“It takes a whole village to raise a child.”
The more I heal emotionally and spiritually, the more my heart realizes that my healing journey is so much bigger than me. Yes, it’s a nourishment I owe my own soul first and foremost. But it’s also a nourishment I owe my loved ones and my sisters and brothers in faith.
This responsibility is weightiest toward those whom Allah has placed under my care. But the responsibility is also heavy toward those who trust me to be, at the very least, someone from whom they are safe from my tongue and hands—a responsibility that every Muslim man and woman carries toward the other.
The Prophet (peace and blessings be upon him) said, “A Muslim is the one from whose tongue and hands the Muslims are safe…” (Bukhari and Muslim).
And included in that safety is how we use our tongues when sharing our opinions privately and publicly, and when offering advice to others, whether solicited or unsolicited.
Stories We So Often Hear
I think now on true healing and emotional safety as I recall a day some time ago when a dear sister in faith reached out to me for advice. She’d contacted me because she was hurting deeply after confiding in a close friend about some struggles in her marriage. The sister (whom I’ll call Amatullah) shared how her friend basically told her that her husband’s decision to marry another wife meant that Amatullah was worthless to him.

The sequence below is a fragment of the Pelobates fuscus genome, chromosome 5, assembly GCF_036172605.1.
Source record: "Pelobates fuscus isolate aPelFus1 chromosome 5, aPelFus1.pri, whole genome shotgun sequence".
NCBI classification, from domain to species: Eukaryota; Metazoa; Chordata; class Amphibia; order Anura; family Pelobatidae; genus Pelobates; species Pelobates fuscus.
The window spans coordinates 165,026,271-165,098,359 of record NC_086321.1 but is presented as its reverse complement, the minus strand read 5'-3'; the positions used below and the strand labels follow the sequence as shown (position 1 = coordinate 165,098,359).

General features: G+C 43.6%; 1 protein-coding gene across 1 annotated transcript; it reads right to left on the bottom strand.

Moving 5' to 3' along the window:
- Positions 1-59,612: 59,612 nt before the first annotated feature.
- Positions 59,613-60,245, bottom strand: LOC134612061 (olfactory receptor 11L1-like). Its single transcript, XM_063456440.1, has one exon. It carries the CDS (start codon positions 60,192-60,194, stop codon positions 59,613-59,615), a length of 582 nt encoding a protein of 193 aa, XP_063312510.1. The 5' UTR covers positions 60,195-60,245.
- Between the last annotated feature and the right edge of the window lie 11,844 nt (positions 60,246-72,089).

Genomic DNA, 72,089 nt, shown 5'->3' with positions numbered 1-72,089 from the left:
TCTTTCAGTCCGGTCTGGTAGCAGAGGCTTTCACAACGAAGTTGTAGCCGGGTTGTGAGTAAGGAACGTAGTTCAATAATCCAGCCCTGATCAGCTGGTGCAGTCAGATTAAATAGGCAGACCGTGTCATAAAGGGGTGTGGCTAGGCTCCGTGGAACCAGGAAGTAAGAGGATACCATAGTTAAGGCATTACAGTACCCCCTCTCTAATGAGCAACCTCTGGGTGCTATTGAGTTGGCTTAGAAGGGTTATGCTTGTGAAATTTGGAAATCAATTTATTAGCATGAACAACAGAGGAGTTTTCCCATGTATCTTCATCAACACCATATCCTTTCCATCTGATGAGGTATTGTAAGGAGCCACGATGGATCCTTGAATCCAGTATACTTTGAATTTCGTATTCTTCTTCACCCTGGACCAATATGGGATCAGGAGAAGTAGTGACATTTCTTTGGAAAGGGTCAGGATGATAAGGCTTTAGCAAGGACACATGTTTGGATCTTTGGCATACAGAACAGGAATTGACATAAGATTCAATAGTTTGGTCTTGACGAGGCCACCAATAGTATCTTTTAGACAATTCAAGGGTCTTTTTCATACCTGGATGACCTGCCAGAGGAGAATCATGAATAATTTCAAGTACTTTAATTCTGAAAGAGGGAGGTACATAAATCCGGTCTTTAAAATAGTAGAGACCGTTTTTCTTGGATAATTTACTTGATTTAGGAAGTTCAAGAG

Naturally, these words did nothing to offer Amatullah support in navigating her new trial of marriage. Instead, they incited in Amatullah a near emotional breakdown—as it would any sensitive soul already drowning deep in the dark waves of emotional pain and confusion—and thus put further strain on her marriage.
Listening to Amatullah share her heart with me nearly broke my own. Hers is a story I hear over and over, and it’s the flip side of another story I hear over and over. I’ll share both here:
The first story goes something like this: If the marriage struggle involves a type of marriage we already hate or disagree with (i.e. intercultural, interracial, polygyny, huge age difference between husband and wife, etc.), then the marriage is disposable. So, if we get even a whiff of a problem happening in this type of “distasteful” marriage, we eagerly use our tongues and hands to help destroy an already struggling marriage. In this, we list all the things that are “inherently wrong” with that type of marriage, as well as all the problematic things we’ve (allegedly) seen or experienced with this marriage type ourselves.